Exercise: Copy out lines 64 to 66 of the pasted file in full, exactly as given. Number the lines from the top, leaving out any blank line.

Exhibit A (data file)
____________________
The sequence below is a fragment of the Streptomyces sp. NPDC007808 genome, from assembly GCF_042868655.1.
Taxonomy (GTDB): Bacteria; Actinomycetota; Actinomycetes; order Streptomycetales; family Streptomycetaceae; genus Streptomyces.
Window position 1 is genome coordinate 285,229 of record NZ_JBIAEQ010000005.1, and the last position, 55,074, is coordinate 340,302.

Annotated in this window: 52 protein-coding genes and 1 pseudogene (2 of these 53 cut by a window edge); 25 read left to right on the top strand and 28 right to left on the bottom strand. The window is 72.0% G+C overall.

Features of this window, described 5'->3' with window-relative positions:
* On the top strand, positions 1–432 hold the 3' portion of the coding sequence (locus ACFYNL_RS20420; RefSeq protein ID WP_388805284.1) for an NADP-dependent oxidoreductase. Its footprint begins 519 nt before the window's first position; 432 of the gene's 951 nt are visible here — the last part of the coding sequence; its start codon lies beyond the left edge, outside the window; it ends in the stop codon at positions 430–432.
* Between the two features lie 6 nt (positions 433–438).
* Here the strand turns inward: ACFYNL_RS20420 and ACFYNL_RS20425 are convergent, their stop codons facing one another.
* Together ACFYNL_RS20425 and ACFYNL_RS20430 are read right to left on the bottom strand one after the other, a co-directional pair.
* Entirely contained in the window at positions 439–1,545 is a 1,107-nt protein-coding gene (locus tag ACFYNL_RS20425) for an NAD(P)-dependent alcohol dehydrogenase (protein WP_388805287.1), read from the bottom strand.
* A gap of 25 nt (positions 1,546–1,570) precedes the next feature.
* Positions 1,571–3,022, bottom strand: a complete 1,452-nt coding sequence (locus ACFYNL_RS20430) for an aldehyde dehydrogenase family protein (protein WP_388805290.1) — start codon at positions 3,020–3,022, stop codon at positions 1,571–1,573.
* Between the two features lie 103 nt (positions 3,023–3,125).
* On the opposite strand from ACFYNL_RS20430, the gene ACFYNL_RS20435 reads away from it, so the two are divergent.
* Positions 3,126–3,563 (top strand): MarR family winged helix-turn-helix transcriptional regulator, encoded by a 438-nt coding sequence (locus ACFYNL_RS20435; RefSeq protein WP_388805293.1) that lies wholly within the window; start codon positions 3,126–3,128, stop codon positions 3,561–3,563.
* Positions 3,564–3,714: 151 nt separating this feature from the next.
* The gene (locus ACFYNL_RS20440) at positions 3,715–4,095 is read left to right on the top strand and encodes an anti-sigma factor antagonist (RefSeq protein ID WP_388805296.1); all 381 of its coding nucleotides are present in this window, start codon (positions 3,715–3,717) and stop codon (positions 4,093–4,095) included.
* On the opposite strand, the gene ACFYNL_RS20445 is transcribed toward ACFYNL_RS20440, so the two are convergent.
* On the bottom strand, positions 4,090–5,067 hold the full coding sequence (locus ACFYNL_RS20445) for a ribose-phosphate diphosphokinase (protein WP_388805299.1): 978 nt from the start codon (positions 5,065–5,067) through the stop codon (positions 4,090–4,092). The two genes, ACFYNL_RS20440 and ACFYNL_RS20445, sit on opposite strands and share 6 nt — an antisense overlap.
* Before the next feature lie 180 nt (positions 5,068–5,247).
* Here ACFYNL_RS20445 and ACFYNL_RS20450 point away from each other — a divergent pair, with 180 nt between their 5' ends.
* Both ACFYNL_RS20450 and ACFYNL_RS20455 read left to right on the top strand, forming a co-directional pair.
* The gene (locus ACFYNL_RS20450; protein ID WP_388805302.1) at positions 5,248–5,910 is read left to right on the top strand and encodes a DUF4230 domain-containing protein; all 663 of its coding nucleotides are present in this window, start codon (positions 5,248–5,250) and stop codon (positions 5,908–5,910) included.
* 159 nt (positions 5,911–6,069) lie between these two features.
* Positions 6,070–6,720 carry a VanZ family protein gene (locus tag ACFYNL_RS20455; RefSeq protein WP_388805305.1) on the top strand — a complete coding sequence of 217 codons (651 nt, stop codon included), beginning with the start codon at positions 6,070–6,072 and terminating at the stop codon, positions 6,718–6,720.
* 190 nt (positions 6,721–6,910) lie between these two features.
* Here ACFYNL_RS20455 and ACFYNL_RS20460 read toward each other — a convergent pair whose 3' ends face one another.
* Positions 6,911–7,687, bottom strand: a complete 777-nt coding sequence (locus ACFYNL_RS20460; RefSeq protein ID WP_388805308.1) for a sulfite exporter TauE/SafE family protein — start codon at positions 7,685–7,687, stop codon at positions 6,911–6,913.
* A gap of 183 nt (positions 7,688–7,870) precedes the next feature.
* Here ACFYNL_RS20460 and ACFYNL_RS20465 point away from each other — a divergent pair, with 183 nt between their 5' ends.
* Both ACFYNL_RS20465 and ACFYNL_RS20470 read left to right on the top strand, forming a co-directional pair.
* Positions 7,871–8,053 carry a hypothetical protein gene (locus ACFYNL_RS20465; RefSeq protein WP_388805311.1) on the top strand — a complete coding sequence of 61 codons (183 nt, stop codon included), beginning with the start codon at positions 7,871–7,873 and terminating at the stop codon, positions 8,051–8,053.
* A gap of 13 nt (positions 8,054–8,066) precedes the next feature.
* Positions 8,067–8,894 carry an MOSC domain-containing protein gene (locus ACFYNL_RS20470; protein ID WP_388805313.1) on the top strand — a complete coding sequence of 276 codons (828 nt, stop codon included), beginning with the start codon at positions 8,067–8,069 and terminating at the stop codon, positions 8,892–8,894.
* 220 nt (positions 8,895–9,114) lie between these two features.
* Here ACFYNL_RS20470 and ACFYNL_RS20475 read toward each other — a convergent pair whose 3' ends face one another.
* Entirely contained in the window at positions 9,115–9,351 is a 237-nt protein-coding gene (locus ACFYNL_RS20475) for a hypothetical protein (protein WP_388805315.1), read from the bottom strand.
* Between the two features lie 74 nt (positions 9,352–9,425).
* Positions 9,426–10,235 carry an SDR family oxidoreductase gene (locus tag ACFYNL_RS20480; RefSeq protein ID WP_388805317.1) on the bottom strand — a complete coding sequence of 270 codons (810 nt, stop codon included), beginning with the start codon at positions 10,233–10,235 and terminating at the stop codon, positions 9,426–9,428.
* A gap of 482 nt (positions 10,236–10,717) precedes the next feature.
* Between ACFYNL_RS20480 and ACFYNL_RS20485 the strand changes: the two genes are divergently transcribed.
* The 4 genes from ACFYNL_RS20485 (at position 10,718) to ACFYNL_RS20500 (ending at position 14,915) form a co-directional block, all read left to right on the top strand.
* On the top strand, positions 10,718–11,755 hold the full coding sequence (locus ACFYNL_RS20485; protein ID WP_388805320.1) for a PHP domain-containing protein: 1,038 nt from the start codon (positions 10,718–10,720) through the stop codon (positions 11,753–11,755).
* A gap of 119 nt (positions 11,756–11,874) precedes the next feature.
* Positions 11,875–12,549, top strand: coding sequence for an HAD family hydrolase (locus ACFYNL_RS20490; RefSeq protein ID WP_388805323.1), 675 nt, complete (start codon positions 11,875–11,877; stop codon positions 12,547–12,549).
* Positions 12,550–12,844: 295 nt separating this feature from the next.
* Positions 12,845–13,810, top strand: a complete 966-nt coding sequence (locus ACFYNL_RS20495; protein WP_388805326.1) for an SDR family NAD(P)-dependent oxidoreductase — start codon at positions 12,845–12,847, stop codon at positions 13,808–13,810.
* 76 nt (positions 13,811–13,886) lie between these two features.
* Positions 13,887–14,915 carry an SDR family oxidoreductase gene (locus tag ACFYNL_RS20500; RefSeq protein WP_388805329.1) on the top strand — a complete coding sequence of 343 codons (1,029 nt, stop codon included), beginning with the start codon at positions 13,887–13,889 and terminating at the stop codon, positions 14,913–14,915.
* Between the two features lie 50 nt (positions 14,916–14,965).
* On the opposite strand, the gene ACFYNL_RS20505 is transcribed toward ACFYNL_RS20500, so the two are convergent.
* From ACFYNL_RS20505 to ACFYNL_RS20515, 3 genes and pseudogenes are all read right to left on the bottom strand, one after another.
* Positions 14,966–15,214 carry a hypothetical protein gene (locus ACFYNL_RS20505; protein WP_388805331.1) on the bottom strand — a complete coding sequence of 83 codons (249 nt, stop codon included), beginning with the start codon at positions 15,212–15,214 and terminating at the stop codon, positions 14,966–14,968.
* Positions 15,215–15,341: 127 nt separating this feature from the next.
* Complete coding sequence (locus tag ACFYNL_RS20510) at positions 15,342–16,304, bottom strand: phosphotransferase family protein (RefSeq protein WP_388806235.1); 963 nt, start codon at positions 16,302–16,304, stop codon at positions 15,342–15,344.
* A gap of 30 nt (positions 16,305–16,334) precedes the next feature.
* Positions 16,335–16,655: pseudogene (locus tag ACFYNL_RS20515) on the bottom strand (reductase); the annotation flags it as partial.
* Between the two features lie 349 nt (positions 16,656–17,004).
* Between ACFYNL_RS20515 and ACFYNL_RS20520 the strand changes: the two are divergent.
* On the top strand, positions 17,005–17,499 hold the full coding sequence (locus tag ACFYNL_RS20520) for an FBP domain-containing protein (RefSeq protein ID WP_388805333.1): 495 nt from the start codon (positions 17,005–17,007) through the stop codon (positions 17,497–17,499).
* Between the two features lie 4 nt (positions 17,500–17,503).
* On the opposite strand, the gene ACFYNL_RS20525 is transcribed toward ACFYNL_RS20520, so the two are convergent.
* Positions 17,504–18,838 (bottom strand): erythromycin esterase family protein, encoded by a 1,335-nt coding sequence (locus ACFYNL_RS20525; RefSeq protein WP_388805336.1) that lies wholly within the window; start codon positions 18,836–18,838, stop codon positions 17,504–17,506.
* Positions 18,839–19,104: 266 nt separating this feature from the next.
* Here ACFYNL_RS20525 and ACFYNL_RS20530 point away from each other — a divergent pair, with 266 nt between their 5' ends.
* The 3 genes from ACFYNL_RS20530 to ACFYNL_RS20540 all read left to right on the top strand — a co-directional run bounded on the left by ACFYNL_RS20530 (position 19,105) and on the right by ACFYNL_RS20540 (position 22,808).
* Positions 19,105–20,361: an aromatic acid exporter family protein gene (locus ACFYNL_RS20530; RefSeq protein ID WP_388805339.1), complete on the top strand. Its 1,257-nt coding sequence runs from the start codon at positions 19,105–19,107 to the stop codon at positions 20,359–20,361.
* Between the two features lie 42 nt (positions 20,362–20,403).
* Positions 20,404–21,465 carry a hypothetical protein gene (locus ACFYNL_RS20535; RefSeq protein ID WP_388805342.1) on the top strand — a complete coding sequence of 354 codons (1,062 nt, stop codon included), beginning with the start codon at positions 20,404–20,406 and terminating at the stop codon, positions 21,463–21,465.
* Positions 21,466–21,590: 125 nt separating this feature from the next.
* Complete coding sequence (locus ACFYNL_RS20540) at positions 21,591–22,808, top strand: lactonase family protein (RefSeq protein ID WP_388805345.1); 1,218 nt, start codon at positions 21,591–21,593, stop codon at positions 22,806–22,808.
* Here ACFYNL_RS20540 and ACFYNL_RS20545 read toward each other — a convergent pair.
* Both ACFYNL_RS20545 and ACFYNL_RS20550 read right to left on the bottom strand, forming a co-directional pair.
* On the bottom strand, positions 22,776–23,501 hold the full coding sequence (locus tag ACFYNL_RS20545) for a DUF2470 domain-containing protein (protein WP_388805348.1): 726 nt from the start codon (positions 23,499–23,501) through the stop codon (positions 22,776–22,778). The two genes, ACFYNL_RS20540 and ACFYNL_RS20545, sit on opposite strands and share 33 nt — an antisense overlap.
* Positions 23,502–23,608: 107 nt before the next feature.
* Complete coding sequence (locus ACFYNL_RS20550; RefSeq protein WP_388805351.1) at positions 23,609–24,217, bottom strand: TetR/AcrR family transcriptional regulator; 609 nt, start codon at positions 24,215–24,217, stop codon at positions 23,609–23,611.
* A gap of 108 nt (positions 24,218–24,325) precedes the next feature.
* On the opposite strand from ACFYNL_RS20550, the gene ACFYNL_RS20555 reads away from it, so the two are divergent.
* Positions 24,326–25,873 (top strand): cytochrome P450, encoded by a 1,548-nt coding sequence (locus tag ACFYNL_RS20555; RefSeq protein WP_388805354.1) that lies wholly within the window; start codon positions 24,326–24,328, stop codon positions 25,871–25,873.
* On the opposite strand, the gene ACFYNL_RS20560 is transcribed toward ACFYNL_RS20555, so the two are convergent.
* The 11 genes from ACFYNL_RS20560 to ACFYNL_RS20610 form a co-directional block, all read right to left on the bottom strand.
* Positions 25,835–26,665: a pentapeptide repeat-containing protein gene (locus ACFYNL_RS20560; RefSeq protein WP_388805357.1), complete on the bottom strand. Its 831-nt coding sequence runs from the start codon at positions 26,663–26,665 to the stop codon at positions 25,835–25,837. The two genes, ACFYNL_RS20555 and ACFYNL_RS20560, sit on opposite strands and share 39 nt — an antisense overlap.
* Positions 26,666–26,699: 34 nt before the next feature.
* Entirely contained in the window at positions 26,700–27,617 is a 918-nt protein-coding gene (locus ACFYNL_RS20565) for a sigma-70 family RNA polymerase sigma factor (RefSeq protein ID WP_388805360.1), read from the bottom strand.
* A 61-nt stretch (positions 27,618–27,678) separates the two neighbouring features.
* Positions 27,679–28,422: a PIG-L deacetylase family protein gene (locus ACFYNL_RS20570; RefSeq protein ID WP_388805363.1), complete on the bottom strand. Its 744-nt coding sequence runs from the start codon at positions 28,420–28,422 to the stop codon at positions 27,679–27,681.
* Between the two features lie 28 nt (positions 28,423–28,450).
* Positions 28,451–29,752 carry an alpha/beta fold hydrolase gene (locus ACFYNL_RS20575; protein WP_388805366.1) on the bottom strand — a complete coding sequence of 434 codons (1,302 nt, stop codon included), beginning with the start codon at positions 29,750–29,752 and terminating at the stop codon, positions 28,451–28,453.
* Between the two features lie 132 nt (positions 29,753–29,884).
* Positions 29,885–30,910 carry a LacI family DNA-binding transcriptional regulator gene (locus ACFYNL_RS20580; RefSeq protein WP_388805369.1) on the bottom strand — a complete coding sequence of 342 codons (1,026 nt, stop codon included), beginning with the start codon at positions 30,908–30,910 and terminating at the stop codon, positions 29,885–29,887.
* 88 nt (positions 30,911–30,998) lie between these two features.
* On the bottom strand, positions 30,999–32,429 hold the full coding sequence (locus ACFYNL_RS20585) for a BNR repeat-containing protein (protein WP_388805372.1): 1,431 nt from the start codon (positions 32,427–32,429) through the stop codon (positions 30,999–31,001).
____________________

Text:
* Positions 18,839–19,104: 266 nt separating this feature from the next.
* Here ACFYNL_RS20525 and ACFYNL_RS20530 point away from each other — a divergent pair, with 266 nt between their 5' ends.
* The 3 genes from ACFYNL_RS20530 to ACFYNL_RS20540 all read left to right on the top strand — a co-directional run bounded on the left by ACFYNL_RS20530 (position 19,105) and on the right by ACFYNL_RS20540 (position 22,808).